Skip Navigation

Using vernal pools to study natural resource management issues

researchers with mapConserving Natural Resources at the Community Scale: Using population persistence of vernal pool fauna as a model system to understand how communities can address natural resource management issues such as urbanization, climate change and forest management

Institution: University of Maine
Sponsor: National Science Foundation through the Sustainability Solutions Initiative

Many Maine communities are facing the same dilemma: how to maintain economic viability without compromising the ecological integrity of natural resources that attract people to Maine. Aram Calhoun, UMaine professor of wetland ecology, is leading an SSI research team that uses local vernal pool conservation as a model to help communities find ways to balance economic development with natural resource conservation on private land.

Why This Project?

Vernal pools are seasonal wetlands that provide critical breeding habitat for wood frogs and spotted and blue-spotted salamanders—and help sustain a wide range of wildlife. These wetlands also are relevant to town planning, because Maine state law regulates development within 250 feet of “significant” vernal pools.

The “one-size-fits-all” nature of the regulation, however, does not provide sufficient flexibility to guide development activities and protect vernal pool habitat in the most cost-effective ways. At the same time, towns and landowners must make land-use decisions amid uncertainty about meeting the vernal pool law, potential economic impacts, and other unknowns.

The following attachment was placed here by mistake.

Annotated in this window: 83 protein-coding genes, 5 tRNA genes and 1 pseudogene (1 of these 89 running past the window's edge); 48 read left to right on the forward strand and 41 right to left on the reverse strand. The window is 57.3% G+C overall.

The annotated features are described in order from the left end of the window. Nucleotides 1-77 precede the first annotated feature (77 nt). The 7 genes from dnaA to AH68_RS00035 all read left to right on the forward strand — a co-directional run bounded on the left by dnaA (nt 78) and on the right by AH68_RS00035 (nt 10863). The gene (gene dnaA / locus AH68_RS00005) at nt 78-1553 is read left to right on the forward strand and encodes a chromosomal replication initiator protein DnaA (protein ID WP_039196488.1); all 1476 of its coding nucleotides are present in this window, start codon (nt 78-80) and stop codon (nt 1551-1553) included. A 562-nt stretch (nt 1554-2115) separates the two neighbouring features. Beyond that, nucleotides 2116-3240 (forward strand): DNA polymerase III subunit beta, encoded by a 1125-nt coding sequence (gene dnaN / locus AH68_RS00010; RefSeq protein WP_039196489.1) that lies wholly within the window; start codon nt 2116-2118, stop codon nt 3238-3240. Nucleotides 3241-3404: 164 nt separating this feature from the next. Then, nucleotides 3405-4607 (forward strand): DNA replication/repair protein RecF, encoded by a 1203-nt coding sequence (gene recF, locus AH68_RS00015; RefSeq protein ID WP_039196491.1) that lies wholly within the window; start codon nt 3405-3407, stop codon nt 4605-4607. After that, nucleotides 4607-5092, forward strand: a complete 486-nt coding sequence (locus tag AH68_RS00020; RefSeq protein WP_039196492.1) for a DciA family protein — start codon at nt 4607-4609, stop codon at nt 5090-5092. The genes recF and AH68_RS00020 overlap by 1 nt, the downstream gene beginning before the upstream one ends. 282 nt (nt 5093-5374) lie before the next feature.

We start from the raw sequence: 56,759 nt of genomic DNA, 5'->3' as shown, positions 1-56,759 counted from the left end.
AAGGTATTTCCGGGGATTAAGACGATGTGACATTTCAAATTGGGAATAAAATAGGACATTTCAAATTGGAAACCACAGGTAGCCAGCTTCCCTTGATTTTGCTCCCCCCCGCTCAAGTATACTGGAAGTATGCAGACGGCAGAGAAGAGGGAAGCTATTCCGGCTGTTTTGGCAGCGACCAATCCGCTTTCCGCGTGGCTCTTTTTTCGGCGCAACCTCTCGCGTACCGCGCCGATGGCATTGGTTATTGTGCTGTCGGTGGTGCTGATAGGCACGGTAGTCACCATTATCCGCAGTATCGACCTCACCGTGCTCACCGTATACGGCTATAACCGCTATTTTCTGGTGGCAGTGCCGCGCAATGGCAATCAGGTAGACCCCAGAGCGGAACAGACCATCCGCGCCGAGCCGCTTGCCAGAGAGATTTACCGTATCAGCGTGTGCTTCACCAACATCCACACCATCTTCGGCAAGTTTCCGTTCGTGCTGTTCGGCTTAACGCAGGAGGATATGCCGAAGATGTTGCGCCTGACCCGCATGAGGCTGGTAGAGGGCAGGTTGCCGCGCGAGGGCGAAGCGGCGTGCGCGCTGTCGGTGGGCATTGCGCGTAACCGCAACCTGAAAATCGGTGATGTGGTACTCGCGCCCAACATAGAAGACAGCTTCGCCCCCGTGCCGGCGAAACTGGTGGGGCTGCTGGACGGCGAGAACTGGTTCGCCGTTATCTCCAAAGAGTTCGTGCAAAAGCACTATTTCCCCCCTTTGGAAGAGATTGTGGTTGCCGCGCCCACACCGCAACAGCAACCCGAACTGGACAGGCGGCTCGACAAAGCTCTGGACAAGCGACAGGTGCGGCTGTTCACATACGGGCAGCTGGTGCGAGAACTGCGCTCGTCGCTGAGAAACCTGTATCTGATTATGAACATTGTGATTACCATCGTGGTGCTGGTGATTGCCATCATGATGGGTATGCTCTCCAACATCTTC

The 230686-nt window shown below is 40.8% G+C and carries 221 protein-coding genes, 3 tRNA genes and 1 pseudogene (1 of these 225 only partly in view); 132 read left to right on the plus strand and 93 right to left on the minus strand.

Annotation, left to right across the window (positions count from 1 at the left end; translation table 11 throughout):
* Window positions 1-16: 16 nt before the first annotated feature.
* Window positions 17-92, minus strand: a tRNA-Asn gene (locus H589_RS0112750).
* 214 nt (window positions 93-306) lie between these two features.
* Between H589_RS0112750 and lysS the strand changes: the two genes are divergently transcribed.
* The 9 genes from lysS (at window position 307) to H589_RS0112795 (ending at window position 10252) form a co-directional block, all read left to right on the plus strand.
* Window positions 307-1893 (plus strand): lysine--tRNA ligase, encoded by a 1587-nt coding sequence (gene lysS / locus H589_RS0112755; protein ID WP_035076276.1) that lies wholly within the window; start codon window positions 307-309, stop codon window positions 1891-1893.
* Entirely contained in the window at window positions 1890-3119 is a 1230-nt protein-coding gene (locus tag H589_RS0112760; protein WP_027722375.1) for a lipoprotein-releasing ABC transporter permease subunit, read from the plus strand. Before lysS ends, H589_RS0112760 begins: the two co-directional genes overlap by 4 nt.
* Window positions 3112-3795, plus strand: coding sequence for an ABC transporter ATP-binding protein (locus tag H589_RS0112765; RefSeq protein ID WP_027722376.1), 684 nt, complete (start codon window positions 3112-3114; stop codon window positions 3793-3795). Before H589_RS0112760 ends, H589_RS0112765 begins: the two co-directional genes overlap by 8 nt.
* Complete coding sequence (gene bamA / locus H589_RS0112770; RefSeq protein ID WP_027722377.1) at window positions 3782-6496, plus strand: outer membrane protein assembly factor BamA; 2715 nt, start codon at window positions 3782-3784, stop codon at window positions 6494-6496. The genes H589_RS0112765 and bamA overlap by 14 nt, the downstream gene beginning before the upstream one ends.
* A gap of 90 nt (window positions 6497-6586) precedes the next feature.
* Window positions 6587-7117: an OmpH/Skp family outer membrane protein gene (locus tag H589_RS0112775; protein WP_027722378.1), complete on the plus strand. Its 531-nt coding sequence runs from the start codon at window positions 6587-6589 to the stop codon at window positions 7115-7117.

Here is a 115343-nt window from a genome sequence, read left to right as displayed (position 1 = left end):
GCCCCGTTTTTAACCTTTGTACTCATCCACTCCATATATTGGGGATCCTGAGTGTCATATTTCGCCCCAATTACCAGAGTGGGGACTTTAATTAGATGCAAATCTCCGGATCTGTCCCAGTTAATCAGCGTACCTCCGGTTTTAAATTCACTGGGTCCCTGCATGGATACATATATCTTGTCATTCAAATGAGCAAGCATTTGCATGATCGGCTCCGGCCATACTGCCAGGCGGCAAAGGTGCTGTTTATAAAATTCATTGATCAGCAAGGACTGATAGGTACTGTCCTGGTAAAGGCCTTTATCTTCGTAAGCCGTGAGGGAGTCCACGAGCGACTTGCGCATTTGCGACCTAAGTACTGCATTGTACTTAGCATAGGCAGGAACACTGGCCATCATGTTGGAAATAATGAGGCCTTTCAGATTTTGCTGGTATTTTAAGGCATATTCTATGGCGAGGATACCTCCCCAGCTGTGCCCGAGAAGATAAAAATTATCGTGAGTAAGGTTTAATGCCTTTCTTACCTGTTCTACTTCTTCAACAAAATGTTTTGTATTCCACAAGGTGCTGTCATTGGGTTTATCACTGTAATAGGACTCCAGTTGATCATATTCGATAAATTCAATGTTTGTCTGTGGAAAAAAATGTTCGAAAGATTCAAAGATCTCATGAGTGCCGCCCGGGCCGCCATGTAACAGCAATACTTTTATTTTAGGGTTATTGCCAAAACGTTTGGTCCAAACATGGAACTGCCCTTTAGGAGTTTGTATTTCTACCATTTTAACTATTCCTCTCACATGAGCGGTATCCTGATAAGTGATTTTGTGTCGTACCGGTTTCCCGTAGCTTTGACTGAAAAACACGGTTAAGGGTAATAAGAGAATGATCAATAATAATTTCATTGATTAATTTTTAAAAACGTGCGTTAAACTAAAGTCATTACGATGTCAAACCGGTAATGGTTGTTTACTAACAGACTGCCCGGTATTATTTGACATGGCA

Connecting Knowledge with Action

Calhoun’s team is working with two of the dozen-plus Maine towns that have participated in the Vernal Pools Mapping and Assessment Project to develop model solutions that allow regulatory flexibility and help communities plan development in ways that benefit people and wildlife alike.

The researchers also are addressing stakeholder concerns and key questions including: better understanding the economic impact of vernal pool conservation on landowners and town economies, identifying barriers to conservation on private land, and filling in knowledge gaps in amphibian ecology.

The team’s findings will provide valuable data to help communities conserve natural resources, guide development and reduce uncertainty for landowners. Ultimately, findings will inform management policies that address the economic concerns of Maine citizens while conserving significant vernal pools, crucial habitat and the amphibians and other wildlife that rely on these important places. In addition, this research will contribute to broader principles that can be applied to sustainable ecosystem management.

Update on the Research

Team Members

Graduate Students

Post-doctoral Researcher
Krista Capps (SSI)

Project Partners
U.S. Army Corps of Engineers
U.S. Environmental Protection Agency
Maine Department of Environmental Protection
Maine Department of Inland Fisheries and Wildlife
Town of Topsham
Town of Orono

Resources

Back to Road to Solutions

Supported by National Science Foundation award EPS-0904155 to Maine EPSCoR at the University of Maine.